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This government is attacking all of us — it’s time to fight back

We have had enough of normalising foodbank use, normalising school holiday hunger in our kids and accepting the rich getting richer while we suffer, says MARY KELLY FOY MP

EARLIER this week we saw Liz Truss announce her new flagstream policy — to cut the wages of anyone in the public sector that doesn’t live and work in south-east England.

Rishi Sunak of course is no better than Truss — while they tear chunks out of each other, neither of them has an actual plan to help our communities.

Just last week we saw evidence that despite their levelling-up promises and empty rhetoric, the reality is that the gap in public spending between northern England and London doubled between 2019-21 — growing from a difference of £1,513 to £3,008 per person, according to the Institute for Public Policy Research.

This cost-of-living crisis is a cost-of-voting-Tory crisis — and nowhere is that starker than in the north-east where our kids are being failed — we have seen the biggest group of children pulled into poverty than anywhere else in Britain — 38 per cent of children in the north-east are now growing up in poverty.

For all the grand promises, our children are being left behind. In an average classroom of 30, 11 pupils will be below the poverty line, perhaps too hungry to concentrate. Too cold to be comfortable while at home. Deprived of the security and opportunity necessary to succeed like their classmates. Their parents working just to exist.

We are still seeing companies leeching billions in profits from our public services. 

Our NHS struggling under the weight of the pandemic and the decades of under resourcing before then — now faced with the private sector taking chunks of the NHS for itself — cherry-picking lucrative and easy operations and leaving the NHS under-resourced and understaffed while private companies put profit over our health. 

Our NHS going the way of dentistry — people being priced out of healthcare. 

Tooth decay is currently the most common reason for hospital admissions among young children.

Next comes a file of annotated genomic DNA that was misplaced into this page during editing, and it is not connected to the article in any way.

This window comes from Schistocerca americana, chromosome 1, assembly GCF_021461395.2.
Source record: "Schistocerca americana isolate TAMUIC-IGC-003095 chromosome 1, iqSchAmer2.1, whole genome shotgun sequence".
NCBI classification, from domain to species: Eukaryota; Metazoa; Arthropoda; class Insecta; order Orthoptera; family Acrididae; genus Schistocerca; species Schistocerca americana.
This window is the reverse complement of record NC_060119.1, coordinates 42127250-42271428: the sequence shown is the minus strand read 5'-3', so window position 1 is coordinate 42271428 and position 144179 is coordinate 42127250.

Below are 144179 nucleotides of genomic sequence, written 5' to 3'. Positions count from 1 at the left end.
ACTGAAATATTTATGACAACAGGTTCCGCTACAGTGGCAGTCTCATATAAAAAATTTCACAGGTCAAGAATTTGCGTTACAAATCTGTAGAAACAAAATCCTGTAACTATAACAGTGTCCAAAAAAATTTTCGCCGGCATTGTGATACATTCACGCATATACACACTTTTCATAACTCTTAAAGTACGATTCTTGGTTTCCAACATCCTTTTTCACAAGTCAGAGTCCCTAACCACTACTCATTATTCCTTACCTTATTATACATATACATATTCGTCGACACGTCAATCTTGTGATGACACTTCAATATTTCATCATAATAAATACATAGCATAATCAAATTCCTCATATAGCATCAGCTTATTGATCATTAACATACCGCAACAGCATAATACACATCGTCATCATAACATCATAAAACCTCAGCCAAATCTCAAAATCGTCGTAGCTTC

Thousands of children are currently in pain, distracted as they learn, in pain as they eat and struggling to sleep because they cannot access vital treatment. For many, the fees for private treatment are simply unaffordable.

BP this week reported record profits — £14.6 billion in half a year alone, Shell reported record profits; Centrica, which owns British Gas, reported a fivefold increase in profits.

Yet people can’t afford to put fuel in cars, can’t afford the annual energy bill increase, food price increases and they generally struggle to cope — in-work poverty is at an all-time high, people are holding down two or more jobs — swallowing wage cuts year on year for decades — working to exist, yet not even being able to afford food.

Of course the Tories and their friends continue to get richer, continue to waste billions in contracts for their mates and are more interested in who can out-Thatcher the other in their race for leader.

So what is the Tory solution to the cost-of-living crisis? To attack workers’ rights — ramping up the attacks on public-sector workers who have already faced decades of pay cuts.

We know it will never be enough for them — until the welfare state is destroyed they will keep attacking the working class and our unions until every safety net is gone.

That is why it is up to us to fight back. To demand more for society and to protect the vulnerable in our communities.

It is up to us to make clear demands for public ownership of our utilities and to support workers taking action over pay and conditions.

It is the public-sector workers who our suffering communities turn to when they are ill, when they are homeless and when they are hungry. 

Public-sector workers who put their lives on the line to protect us throughout the pandemic — and now they are under attack. It is time for us to protect them.

In recent days we have seen strike action from RMT, Aslef, TSSA and the CWU — not just fighting for pay rises in the face of record inflation, but fighting for jobs and public services — and for the safety of all of us.

What we have had over the last few years is a government that has used the Covid pandemic to maximise profits for their cronies and to undermine workers’ rights — their latest attack changing the law to make it legal to use agency workers to break strikes.

It is no wonder unions and communities are fighting back. We have had enough of normalising foodbank use, normalising school holiday hunger in our kids and accepting the rich getting richer while we suffer.

Mick Lynch and Dave Ward’s recent media appearances have done more for political education over the last few weeks than the labour movement has managed in years — we must build on this public support for the strikes and public support to take action over energy costs.

Recent picket lines, as well as having huge turnouts, have been collecting for foodbanks — showing how we unite communities around supporting each other throughout their struggles.

People need to be given hope that things can and must change — let’s make this a summer of solidarity and support, uniting our communities, fighting back together, for as the saying goes, unity is strength.

Mary Kelly Foy is member of Parliament for the City of Durham.


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